The Carriage is gorgeous, and it has been beautifully lit. Light shines on it from the outside causing it to glitter like gold. Light is also provided from the inside causing the panels to be projected on the wall. In fact, people often find they can admire the workmanship of each panel better by finding its projection on the wall and ceiling than by looking directly at it. When people enter the room they are really overcome with this immersive experience. A bit of a problem is that it is very hard to photograph this, so you really have to experience it in person."
Possibly the best-known piece selected for the exhibition was the gigantic installation of the Lace Urchins by Choi + Shine. An extraordinary work which could sadly only be included for the first couple of weeks of the exhibition, it is different from the other pieces in the exhibition as it is a collaboration between designers and makers whereas all of the others are the product of each individual artist. In some ways this work is closer to what lace was in its prime in the 17th and 18th centuries: a collaboration between designers and highly skilled makers. For you, what was the role of the Urchins in the exhibition?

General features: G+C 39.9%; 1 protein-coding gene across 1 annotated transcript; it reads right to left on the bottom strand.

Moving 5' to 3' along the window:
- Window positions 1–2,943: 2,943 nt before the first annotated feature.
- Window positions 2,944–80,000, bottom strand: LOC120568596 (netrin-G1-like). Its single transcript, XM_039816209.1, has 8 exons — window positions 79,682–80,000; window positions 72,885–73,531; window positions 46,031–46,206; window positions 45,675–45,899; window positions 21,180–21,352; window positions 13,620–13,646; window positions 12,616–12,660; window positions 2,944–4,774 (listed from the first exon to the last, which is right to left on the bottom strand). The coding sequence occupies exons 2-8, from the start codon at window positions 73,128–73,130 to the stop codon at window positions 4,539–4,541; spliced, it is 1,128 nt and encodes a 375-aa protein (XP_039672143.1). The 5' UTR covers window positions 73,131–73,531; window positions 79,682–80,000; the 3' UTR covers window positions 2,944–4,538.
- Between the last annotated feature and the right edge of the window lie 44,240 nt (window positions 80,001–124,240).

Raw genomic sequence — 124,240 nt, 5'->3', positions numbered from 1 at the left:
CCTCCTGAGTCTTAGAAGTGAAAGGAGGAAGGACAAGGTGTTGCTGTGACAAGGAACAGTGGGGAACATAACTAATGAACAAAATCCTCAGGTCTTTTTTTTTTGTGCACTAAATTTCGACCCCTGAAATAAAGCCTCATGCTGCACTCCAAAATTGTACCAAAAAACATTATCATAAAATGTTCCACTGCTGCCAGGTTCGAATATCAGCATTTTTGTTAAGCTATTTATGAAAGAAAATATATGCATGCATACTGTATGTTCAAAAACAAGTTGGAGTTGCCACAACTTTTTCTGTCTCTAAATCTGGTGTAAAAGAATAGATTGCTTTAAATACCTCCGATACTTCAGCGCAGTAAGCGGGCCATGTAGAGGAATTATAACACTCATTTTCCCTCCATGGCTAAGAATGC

"I have to say that the Urchins presented a bit of a problem in terms of the premise of the exhibit which was to introduce artists and the public to needle lace and bobbin lace. The Urchins are crocheted, although to historic needle lace patterns. What can I say? Sometimes a piece is just so dramatic and appealing that you have to include it! Lacemakers love the work of Choi + Shine. In fact, numerous members of the International Organization of Lace lent their talents to making these pieces. Although based in Boston, this was the first Choi + Shine work to be exhibited in the US. It was very exciting to have the pieces on the terrace of the museum. They are so interesting that they garnered a lot of press attention and free publicity. On the second weekend of the show, there were 600 people on the terrace of the museum to see the Urchins and the police had to close the street. Many people who were drawn to the Urchins then entered the museum to see the rest of the show.